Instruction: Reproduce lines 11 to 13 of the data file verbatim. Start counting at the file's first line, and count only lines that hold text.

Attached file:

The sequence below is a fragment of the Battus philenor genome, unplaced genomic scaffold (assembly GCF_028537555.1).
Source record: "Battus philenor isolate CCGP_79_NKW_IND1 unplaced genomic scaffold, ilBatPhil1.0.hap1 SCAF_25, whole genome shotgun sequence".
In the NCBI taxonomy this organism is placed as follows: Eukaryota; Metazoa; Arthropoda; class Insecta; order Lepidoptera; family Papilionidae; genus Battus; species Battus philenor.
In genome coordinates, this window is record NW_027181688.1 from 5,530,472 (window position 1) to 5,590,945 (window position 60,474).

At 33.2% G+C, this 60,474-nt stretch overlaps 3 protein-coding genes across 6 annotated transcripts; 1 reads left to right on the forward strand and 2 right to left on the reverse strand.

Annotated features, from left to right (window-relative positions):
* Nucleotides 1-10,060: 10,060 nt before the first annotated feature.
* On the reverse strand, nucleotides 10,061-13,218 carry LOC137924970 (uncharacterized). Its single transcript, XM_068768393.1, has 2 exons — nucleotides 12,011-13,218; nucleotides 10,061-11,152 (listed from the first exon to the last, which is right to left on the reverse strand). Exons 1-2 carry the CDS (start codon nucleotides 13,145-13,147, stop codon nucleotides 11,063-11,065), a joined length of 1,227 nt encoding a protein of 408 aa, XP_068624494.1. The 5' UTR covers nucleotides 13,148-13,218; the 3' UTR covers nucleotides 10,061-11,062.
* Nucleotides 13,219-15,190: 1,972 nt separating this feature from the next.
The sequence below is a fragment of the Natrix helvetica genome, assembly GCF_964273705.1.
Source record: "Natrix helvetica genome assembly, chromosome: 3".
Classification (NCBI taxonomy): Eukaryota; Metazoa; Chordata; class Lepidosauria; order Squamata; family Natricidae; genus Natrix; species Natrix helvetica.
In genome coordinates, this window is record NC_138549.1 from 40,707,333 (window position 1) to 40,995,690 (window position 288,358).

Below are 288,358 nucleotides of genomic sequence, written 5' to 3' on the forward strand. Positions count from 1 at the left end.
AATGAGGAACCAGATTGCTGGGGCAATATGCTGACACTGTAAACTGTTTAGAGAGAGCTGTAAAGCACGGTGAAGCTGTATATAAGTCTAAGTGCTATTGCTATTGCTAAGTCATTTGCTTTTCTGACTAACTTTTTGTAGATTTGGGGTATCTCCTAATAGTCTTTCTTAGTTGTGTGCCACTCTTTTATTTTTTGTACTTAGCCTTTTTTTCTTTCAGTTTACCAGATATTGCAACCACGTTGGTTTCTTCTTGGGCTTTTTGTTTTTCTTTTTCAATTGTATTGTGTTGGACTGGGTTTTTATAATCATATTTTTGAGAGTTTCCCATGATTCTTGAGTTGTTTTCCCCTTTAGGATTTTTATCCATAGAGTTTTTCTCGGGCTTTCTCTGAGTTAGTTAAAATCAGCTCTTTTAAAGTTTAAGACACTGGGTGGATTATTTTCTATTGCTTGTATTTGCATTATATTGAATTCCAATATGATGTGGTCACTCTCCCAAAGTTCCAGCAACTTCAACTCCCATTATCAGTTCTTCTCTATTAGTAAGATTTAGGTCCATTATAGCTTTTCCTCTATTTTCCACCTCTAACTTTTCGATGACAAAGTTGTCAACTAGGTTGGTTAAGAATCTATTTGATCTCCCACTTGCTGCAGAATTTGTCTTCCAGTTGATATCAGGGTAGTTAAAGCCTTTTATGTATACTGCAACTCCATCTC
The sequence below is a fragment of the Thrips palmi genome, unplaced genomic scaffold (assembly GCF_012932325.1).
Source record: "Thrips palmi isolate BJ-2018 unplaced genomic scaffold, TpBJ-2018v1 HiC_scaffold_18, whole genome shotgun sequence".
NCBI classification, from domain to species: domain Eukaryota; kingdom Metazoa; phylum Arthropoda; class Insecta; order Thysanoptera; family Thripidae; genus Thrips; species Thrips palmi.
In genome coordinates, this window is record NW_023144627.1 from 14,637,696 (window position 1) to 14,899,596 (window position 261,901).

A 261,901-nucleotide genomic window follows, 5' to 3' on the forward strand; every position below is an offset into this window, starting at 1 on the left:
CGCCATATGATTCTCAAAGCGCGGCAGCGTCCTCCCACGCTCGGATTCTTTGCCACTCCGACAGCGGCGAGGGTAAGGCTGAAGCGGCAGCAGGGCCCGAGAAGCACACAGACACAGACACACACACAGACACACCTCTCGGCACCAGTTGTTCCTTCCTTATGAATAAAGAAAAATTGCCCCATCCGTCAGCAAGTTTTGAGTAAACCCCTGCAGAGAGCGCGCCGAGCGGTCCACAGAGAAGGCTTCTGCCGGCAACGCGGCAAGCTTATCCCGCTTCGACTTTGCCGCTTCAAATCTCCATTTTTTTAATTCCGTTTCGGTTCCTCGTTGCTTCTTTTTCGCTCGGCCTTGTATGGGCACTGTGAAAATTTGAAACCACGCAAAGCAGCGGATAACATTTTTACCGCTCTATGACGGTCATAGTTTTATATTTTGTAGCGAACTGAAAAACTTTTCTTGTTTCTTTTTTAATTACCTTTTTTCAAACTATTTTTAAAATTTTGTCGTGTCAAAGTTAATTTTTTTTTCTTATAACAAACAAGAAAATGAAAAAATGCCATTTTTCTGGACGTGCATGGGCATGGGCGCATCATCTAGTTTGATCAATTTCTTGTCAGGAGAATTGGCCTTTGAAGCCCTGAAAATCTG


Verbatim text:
Source record: "Natrix helvetica genome assembly, chromosome: 3".
Classification (NCBI taxonomy): Eukaryota; Metazoa; Chordata; class Lepidosauria; order Squamata; family Natricidae; genus Natrix; species Natrix helvetica.
In genome coordinates, this window is record NC_138549.1 from 40,707,333 (window position 1) to 40,995,690 (window position 288,358).